Mark A Krasnow

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The molecular basis for patterning of complex organ structures like the lung and insect tracheal system is unknown. Here, we describe the Drosophila gene branchless (bnl) and demonstrate that it is a key determinant of the tracheal branching pattern. bnl is required for tracheal branching and is expressed dynamically in clusters of cells surrounding the(More)
Molecular genetic studies of Drosophila melanogaster have led to profound advances in understanding the regulation of development. Here we report gene expression patterns for nearly one-third of all Drosophila genes during a complete time course of development. Mutations that eliminate eye or germline tissue were used to further analyze tissue-specific gene(More)
Antagonists of several growth factor signaling pathways play important roles in developmental patterning by limiting the range of the cognate inducer. Here, we describe an antagonist of FGF signaling that patterns apical branching of the Drosophila airways. In wild-type embryos, the Branchless FGF induces secondary branching by activating the Breathless FGF(More)
The Drosophila sprouty gene encodes an antagonist of FGF and EGF signaling whose expression is induced by the signaling pathways that it inhibits. Here we describe a family of vertebrate Sprouty homologs and demonstrate that the regulatory relationship with FGF pathways has been conserved. In both mouse and chick embryos, Sprouty genes are expressed in(More)
The tracheal (respiratory) system of Drosophila melanogaster is a branched network of epithelial tubes that ramifies throughout the body and transports oxygen to the tissues. It forms by a series of sequential branching events in each hemisegment from T2 to A8. Here we present a cellular and initial genetic analysis of the branching process. We show that(More)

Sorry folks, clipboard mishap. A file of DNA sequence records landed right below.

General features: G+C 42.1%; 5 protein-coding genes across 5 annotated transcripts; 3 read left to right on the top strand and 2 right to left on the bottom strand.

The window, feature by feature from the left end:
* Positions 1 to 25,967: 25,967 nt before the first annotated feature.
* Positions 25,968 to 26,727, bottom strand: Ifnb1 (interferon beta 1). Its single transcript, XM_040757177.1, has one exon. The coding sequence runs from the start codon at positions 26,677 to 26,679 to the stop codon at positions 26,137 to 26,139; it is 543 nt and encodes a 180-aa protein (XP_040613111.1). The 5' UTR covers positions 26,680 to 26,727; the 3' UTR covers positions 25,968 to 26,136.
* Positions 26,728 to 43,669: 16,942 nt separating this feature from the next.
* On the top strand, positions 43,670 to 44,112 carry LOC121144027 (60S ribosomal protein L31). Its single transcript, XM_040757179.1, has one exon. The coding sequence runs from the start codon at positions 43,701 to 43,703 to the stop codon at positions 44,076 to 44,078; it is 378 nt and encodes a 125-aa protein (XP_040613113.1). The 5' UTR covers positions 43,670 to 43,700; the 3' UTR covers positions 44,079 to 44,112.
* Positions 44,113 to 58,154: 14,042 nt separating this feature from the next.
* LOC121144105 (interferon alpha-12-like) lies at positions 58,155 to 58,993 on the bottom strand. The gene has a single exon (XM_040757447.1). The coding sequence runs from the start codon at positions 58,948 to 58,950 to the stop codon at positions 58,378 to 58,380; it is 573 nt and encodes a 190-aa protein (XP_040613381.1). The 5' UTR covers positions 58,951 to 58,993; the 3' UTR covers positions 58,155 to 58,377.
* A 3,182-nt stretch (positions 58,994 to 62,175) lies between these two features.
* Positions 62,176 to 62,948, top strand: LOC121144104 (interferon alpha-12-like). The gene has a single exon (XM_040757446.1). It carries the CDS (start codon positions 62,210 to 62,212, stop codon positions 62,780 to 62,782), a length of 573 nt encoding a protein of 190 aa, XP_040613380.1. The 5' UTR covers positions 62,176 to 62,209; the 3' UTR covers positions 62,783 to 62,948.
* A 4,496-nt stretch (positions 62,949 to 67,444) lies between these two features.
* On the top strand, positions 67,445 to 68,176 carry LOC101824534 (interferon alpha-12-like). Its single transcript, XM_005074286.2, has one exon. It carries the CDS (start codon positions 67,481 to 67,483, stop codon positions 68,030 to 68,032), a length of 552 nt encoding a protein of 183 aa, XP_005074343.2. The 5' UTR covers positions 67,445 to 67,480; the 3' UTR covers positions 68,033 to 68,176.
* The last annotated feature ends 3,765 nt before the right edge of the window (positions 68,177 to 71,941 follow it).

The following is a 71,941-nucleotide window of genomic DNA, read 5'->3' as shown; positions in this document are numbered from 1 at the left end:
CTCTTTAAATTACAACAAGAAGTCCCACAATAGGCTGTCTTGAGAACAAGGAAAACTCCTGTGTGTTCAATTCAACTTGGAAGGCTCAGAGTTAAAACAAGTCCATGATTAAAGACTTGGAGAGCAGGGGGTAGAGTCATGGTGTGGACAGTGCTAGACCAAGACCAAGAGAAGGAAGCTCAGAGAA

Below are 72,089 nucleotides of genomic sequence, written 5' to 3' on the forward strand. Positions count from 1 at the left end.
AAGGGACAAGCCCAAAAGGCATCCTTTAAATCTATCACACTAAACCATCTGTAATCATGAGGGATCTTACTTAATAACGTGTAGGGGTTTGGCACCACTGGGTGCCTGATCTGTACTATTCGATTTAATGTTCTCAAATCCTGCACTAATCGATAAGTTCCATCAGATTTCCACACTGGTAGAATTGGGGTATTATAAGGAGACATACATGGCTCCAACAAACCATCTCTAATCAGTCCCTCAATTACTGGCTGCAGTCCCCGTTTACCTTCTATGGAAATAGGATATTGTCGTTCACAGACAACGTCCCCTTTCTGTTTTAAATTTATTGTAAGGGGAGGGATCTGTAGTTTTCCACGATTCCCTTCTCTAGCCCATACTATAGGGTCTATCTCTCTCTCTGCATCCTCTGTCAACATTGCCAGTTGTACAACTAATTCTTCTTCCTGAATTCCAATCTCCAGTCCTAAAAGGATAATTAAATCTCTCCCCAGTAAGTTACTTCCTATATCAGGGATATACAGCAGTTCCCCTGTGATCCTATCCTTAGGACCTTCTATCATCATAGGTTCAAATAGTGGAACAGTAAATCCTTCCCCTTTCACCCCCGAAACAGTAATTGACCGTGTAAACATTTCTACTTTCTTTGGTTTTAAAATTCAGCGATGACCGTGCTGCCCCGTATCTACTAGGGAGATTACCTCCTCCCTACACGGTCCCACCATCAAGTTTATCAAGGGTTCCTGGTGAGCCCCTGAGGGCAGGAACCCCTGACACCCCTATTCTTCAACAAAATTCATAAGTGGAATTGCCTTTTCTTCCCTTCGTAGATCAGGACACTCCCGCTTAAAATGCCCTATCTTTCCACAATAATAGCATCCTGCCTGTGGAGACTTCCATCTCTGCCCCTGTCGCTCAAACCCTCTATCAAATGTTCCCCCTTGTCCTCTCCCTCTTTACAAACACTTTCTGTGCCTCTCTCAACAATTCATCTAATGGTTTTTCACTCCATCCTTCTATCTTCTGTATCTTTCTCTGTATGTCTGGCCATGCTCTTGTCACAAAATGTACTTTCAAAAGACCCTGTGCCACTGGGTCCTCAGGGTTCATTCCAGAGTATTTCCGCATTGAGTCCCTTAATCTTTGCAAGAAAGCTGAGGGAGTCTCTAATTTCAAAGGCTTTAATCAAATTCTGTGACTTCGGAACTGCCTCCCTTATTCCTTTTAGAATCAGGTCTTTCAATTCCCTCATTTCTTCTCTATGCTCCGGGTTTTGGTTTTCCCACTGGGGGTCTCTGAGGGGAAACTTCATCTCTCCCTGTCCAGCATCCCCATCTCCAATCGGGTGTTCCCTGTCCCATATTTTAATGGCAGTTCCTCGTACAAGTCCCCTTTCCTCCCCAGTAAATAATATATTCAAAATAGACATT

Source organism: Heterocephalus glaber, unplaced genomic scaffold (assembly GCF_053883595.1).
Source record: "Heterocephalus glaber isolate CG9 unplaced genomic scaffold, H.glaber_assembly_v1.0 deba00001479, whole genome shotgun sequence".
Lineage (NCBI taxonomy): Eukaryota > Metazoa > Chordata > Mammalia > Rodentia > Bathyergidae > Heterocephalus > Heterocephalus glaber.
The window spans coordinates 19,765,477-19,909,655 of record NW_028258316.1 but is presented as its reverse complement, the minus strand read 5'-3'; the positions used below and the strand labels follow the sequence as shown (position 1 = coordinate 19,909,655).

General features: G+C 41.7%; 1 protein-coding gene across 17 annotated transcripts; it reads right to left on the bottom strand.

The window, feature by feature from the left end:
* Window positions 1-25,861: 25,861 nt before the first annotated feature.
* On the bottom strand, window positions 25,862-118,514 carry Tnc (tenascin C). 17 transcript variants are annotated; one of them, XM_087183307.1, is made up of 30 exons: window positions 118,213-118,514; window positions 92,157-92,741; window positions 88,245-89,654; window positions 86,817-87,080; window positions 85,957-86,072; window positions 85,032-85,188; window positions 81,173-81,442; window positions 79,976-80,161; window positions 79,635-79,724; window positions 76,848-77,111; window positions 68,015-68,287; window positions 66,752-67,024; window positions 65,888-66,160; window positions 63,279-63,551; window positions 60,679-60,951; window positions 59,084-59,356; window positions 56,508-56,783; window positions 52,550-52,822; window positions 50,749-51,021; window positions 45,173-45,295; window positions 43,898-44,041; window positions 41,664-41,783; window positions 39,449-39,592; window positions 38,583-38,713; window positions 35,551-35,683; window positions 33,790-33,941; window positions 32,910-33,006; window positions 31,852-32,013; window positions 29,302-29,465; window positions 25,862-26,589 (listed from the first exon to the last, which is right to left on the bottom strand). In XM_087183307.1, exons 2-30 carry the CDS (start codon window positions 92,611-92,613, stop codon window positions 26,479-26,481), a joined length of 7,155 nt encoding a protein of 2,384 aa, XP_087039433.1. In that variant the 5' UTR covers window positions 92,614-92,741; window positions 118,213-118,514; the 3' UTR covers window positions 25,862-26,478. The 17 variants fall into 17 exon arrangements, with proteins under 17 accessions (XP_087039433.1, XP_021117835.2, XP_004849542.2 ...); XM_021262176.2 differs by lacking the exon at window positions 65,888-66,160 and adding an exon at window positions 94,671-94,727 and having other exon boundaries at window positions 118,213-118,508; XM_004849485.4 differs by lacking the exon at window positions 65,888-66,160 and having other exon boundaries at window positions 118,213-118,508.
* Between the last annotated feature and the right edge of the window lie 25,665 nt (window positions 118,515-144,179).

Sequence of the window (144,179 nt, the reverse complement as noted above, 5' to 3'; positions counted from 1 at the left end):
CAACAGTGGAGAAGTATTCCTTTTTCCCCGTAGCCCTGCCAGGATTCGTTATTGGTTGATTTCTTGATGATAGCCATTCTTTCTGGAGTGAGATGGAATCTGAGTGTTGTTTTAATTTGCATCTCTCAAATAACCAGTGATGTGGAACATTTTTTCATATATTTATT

The mammalian lung is a highly branched network in which the distal regions of the bronchial tree transform during development into a densely packed honeycomb of alveolar air sacs that mediate gas exchange. Although this transformation has been studied by marker expression analysis and fate-mapping, the mechanisms that control the progression of lung(More)
We show that a vascular endothelial growth factor (VEGF) pathway controls embryonic migrations of blood cells (hemocytes) in Drosophila. The VEGF receptor homolog is expressed in hemocytes, and three VEGF homologs are expressed along hemocyte migration routes. A receptor mutation arrests progression of blood cell movement. Mutations in Vegf17E or Vegf27Cb(More)
Mammalian lungs are branched networks containing thousands to millions of airways arrayed in intricate patterns that are crucial for respiration. How such trees are generated during development, and how the developmental patterning information is encoded, have long fascinated biologists and mathematicians. However, models have been limited by a lack of(More)
During development of tubular networks such as the mammalian vascular system, the kidney and the Drosophila tracheal system, epithelial tubes must fuse to each other to form a continuous network. Little is known of the cellular mechanisms or molecular control of epithelial tube fusion. We describe the cellular dynamics of a tracheal fusion event in(More)
The Drosophila tracheal (respiratory) system is a tubular epithelial network that delivers oxygen to internal tissues. Sprouting of the major tracheal branches is stereotyped and controlled by hard-wired developmental cues. Here we show that ramification of the fine terminal branches is variable and regulated by oxygen, and that this process is controlled(More)